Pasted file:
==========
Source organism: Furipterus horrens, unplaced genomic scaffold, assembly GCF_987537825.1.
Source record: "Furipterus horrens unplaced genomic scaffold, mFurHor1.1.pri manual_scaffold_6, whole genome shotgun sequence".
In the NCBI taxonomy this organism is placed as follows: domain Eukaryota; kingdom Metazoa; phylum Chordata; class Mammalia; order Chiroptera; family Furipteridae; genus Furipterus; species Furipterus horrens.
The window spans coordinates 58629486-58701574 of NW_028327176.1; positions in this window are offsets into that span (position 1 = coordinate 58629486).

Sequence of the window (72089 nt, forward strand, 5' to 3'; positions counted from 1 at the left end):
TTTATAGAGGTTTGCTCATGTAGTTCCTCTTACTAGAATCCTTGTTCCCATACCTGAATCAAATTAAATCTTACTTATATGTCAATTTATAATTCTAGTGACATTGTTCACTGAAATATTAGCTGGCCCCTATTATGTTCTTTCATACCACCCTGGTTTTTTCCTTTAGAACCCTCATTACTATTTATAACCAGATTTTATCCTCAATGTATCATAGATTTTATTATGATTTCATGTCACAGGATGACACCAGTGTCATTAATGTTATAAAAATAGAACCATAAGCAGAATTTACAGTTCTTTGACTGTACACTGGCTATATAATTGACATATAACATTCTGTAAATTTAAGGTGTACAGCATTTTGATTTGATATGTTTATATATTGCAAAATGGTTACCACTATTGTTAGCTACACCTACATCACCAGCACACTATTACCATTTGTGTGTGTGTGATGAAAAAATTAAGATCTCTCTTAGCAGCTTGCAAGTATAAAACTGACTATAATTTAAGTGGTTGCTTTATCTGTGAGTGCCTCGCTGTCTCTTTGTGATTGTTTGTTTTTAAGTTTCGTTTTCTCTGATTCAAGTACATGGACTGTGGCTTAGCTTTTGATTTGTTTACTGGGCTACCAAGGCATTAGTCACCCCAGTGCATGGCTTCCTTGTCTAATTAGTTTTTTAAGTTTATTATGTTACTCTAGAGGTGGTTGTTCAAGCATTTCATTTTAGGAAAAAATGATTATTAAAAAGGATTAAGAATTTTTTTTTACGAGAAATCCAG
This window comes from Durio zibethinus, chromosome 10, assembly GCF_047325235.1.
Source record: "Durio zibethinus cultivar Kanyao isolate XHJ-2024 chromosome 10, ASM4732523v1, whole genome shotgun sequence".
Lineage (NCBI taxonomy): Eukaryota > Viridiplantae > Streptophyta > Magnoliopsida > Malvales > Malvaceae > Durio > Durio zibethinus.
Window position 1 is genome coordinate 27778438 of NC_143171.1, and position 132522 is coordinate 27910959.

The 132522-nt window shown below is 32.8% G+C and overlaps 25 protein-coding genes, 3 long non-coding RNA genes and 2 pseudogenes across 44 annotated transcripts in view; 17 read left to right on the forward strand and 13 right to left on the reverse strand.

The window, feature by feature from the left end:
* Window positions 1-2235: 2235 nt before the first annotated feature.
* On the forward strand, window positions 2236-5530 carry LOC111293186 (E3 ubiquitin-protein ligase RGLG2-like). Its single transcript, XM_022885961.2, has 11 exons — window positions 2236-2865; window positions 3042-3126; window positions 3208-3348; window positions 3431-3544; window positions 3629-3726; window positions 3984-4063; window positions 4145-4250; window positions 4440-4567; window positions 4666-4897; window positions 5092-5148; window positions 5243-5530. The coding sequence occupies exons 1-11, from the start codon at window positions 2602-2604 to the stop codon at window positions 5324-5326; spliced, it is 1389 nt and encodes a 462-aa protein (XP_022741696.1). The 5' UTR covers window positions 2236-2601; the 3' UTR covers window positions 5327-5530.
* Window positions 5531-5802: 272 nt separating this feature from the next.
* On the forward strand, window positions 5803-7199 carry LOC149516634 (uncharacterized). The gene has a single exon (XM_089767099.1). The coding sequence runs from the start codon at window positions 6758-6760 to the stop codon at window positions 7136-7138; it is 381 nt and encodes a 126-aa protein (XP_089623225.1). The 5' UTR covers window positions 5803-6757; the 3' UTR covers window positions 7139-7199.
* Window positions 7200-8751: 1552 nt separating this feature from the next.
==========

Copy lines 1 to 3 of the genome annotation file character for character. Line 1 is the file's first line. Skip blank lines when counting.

Source organism: Furipterus horrens, unplaced genomic scaffold, assembly GCF_987537825.1.
Source record: "Furipterus horrens unplaced genomic scaffold, mFurHor1.1.pri manual_scaffold_6, whole genome shotgun sequence".
In the NCBI taxonomy this organism is placed as follows: domain Eukaryota; kingdom Metazoa; phylum Chordata; class Mammalia; order Chiroptera; family Furipteridae; genus Furipterus; species Furipterus horrens.